The New England Journal of Medicine didn’t mention the patents when publishing the study. According to its editor, its policy at the time was to ask only whether an investigator had financial ties to companies involved, and Dr. Rivers said, correctly, that he had none.

Since the publication, catheter maker Edwards Lifesciences has made various payments to Dr. Rivers and his hospital. Such arrangements aren’t unusual in medicine, but their existence can raise doubts about findings.

Dr. Rivers and the hospital over the years have received at least $404,000 from Edwards, the Irvine, Calif., company says.

For instance, Edwards paid $150,000 between 2001 and 2003 to Henry Ford Hospital for what Edwards terms ‘nonexclusive patent rights [and] ongoing research‘ into blood oxygen and the mechanism of shock. Dr. Rivers, in an interview, described this as ‘money I’ve gotten from the catheter…all for research.’

In addition, Edwards said, it has paid Dr. Rivers $158,000 to make speeches about his research, $20,000 to reimburse him for patent legal fees, $36,000 in reimbursed expenses and $40,000 in consulting fees.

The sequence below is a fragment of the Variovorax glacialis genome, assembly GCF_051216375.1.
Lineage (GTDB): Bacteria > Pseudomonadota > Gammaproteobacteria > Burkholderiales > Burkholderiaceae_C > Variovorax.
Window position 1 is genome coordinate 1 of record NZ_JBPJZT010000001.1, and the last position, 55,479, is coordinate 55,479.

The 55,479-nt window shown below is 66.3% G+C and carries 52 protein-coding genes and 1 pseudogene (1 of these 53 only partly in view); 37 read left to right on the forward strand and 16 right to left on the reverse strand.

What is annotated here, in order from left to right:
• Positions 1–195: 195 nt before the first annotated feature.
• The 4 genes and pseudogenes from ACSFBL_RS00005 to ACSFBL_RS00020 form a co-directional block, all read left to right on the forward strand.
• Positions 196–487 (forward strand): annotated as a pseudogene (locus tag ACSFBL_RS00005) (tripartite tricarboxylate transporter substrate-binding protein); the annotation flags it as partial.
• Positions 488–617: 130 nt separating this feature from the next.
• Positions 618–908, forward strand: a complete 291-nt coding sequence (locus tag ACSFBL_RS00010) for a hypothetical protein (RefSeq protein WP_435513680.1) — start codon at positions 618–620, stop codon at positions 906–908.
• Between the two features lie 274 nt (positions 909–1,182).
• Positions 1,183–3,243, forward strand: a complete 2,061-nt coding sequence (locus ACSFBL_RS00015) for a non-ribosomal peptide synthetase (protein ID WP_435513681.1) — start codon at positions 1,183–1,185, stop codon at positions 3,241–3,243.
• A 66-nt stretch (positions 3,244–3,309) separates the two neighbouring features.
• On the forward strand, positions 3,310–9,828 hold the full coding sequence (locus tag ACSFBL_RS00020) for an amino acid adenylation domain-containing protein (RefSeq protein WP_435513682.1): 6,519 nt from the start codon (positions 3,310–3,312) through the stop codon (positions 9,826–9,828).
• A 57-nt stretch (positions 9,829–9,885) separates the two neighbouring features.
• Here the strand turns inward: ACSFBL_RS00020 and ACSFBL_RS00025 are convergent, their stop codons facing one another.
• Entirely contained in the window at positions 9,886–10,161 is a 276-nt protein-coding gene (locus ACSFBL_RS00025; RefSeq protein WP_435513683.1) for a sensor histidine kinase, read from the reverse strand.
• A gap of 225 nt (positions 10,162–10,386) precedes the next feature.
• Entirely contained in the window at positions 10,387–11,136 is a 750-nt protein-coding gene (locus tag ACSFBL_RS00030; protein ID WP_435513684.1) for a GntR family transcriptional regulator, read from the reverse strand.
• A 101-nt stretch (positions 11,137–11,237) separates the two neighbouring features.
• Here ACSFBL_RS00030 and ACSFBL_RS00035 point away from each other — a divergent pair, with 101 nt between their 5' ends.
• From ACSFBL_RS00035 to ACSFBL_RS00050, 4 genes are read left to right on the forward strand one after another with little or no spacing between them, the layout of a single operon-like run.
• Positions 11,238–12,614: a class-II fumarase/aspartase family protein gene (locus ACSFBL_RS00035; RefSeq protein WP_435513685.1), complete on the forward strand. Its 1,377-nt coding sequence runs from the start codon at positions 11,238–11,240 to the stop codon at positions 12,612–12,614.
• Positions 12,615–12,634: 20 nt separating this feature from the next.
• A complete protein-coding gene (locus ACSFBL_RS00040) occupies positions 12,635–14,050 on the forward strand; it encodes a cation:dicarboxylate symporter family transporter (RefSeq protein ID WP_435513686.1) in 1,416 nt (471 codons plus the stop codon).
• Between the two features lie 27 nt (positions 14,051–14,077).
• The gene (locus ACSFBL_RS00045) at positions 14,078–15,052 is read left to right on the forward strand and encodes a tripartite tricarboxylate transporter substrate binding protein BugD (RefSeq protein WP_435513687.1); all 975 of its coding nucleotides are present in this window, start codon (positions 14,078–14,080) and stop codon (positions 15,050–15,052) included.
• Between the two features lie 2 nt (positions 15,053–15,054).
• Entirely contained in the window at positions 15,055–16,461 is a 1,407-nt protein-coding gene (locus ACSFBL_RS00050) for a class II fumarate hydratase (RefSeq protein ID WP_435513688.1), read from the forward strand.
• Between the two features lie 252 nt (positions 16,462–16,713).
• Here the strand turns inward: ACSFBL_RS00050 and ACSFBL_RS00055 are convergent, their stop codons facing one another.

Edwards Lifesciences said medical evidence has ‘demonstrated that early goal-directed therapy yields significant reductions in sepsis-related mortality, lower organ failure rates and/or reduced health-care costs, particularly due to reduced stays.’ In recent articles he has written, Dr. Rivers has disclosed receiving support from Edwards.

Also, Edwards Lifesciences was, along with Eli Lilly, a major sponsor of the Surviving Sepsis campaign.

In 2002, critical-care doctors from several specialties joined together to recommend treatments, calling themselves the Surviving Sepsis Campaign. Leading it were R. Phillip Dellinger of Cooper University Hospital in Camden, N.J., and Mitchell M. Levy of Brown University Medical School. Both, plus four others in the group, received consulting fees, honoraria or research-grant support from catheter maker Edwards.